Some individuals can expect a Medicare tax increase under the new budget proposal scheduled to be unveiled this week by the Biden administration.
Medicare, a federal health insurance program intended for senior citizens, is partially funded by a 3.8% tax on investment income for individuals earning more than $125,000 or married couples filing jointly and earning more than $250,000. The White House contended in a Tuesday statement that “modestly increasing” the tax rate to 5% for those earning more than $400,000 would extend the solvency of the Medicare Hospital Insurance Trust Fund by at least 25 years.
“Since Medicare was passed, income and wealth inequality in the United States have increased dramatically,” the statement said. “By asking those with the highest incomes to contribute modestly more, we can keep the Medicare program strong for decades to come.”
The White House additionally vowed to close loopholes in the Medicare tax system because “some high-paid professionals and other wealthy business owners have managed to shield some of their income from tax by claiming it is neither earned income nor investment income.” The Medicare Hospital Insurance Trust Fund is expected to deplete in 2028, according to a report issued last summer by trustees for the program.
The announcement comes as Republicans and Democrats discuss mechanisms to reduce the budget deficit and mitigate increases to the national debt, which now surpasses $31.5 trillion. President Joe Biden and House Speaker Kevin McCarthy (R-CA) are negotiating to decrease spending after the debt ceiling, an arbitrary cap on the national debt established by Congress, exceeded the statutory limit of nearly $31.4 trillion earlier this year.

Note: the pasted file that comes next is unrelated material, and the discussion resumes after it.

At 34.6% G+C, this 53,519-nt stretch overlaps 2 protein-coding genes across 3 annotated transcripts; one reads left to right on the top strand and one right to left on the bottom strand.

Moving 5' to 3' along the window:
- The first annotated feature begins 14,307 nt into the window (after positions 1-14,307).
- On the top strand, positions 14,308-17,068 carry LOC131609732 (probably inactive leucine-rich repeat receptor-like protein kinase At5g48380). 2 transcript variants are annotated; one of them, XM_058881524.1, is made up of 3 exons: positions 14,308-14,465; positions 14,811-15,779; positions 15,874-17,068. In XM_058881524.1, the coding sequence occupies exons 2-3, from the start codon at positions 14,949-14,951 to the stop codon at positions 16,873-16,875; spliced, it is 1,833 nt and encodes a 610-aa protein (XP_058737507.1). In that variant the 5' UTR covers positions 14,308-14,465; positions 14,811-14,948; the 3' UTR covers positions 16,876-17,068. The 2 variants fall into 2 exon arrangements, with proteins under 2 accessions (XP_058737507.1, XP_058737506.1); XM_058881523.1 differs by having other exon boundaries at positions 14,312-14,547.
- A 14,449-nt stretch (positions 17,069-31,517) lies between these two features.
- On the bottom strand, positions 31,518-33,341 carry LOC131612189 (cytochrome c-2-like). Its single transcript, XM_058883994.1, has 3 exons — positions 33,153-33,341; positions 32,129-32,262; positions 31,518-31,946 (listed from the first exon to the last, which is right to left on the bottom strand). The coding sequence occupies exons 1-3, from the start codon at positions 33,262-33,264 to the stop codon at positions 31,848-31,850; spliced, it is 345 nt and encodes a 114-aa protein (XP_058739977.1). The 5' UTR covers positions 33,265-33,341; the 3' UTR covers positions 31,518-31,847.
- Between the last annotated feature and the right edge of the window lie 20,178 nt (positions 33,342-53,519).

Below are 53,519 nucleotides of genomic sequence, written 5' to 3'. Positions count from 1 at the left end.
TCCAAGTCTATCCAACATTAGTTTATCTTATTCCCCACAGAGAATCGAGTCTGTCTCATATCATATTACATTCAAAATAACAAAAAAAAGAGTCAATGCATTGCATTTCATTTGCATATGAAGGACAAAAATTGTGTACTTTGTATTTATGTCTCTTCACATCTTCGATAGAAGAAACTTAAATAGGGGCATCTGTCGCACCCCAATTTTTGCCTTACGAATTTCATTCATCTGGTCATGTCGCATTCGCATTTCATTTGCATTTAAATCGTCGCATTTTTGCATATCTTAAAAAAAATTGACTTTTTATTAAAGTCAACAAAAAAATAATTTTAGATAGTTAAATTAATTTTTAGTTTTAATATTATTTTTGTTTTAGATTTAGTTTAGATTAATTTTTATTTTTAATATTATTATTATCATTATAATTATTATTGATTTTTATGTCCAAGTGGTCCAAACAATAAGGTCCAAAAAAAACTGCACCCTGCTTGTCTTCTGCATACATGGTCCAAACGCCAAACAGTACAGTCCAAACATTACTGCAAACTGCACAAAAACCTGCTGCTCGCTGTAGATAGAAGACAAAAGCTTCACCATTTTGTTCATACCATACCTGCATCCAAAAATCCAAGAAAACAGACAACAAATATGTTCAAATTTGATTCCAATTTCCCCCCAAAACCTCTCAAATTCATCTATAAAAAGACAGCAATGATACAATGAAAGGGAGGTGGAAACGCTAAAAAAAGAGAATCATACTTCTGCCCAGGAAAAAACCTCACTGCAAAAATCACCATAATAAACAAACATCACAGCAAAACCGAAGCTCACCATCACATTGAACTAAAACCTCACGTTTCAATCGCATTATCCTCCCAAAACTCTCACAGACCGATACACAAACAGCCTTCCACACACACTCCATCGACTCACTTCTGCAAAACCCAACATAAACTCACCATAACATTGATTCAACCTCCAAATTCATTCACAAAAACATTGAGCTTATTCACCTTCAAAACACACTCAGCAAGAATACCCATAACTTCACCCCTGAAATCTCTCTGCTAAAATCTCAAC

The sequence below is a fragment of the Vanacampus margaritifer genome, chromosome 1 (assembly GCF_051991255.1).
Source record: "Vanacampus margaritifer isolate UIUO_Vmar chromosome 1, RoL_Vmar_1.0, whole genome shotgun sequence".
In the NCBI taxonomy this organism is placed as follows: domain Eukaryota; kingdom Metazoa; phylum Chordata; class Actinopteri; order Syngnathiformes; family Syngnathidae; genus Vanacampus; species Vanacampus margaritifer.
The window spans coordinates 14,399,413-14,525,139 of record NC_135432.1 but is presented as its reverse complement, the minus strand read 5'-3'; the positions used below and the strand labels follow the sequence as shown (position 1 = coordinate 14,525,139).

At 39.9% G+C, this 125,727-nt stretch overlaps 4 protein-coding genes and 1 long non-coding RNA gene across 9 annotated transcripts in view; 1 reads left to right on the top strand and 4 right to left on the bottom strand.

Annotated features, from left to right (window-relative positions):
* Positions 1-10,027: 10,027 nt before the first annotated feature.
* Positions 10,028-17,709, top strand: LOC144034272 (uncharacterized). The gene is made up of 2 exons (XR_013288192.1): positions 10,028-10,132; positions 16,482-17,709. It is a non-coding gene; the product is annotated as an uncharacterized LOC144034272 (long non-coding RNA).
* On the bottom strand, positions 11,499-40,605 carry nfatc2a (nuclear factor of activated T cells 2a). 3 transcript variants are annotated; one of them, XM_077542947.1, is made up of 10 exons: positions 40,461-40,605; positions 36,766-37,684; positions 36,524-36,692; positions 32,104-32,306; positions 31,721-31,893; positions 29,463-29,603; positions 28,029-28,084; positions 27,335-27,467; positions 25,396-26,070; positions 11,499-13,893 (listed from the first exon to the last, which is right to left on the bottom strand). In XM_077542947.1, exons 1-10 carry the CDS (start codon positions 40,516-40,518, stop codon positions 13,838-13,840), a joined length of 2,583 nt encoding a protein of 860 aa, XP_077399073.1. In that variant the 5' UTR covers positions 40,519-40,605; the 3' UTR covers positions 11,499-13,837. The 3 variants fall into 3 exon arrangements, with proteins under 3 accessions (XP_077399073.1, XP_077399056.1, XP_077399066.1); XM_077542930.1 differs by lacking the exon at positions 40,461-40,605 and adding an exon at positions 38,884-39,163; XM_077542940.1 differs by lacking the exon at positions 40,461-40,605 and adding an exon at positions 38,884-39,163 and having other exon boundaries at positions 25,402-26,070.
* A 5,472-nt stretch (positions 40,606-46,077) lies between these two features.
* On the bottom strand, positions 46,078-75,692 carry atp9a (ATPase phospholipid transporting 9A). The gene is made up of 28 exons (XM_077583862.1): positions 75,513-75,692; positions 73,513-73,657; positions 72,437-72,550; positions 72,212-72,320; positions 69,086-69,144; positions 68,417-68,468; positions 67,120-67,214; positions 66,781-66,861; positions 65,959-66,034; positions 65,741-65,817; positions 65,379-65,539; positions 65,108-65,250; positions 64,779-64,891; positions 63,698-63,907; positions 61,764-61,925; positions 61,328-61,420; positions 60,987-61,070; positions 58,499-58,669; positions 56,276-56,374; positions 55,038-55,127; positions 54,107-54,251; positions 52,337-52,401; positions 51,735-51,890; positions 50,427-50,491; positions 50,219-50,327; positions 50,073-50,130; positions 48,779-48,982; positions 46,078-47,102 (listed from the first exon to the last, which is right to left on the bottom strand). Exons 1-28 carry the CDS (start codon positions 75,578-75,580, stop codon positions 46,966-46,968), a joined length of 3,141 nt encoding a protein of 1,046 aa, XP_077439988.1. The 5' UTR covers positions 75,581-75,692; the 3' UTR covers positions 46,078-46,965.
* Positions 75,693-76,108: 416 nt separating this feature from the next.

Each official has said that they will not consider reforms to Social Security and Medicare, raising questions as to whether meaningful spending cuts will be possible since the two programs constituted 46% of the federal budget during the last fiscal year, according to data from the Treasury Department. Biden administration officials have asserted that Republicans are seeking to reduce benefits from Social Security and Medicare despite repeated statements from McCarthy and other lawmakers to the contrary.
Biden vowed during his State of the Union address that his budget proposal would “lower the deficit by $2 trillion” even as no reforms are made to Social Security and Medicare. “If anyone tries to cut Social Security, I will stop them. And if anyone tries to cut Medicare, I will stop them,” he declared. “When I offer my fiscal plan, I ask my Republican friends to offer their plan. We can sit down together and discuss both plans together.”
Runaway federal spending has been a problem under Republican and Democratic administrations: former President Donald Trump added $7.5 trillion to projected debt levels through his legislative agenda and executive orders, while President Joe Biden has added $5 trillion to projected debt levels. Not considering the stimulus measures passed by both chief executives during the lockdown-induced recession implies an added debt burden of $4 trillion for the former and $2.5 trillion for the latter.
Biden also claimed during his State of the Union address that he oversaw “the largest deficit reduction” in the nation’s history during his first two years in office. Although he witnessed a decline in the deficit from $3.1 trillion in fiscal year 2020 to $1.4 trillion in fiscal year 2022, according to data from the Office of Management and Budget, he neglected to mention that the record spending came as a result of legislation passed in response to the lockdown-induced recession. The deficit last year still exceeded those witnessed in the years before the crisis.
Reporting from The Daily Wire.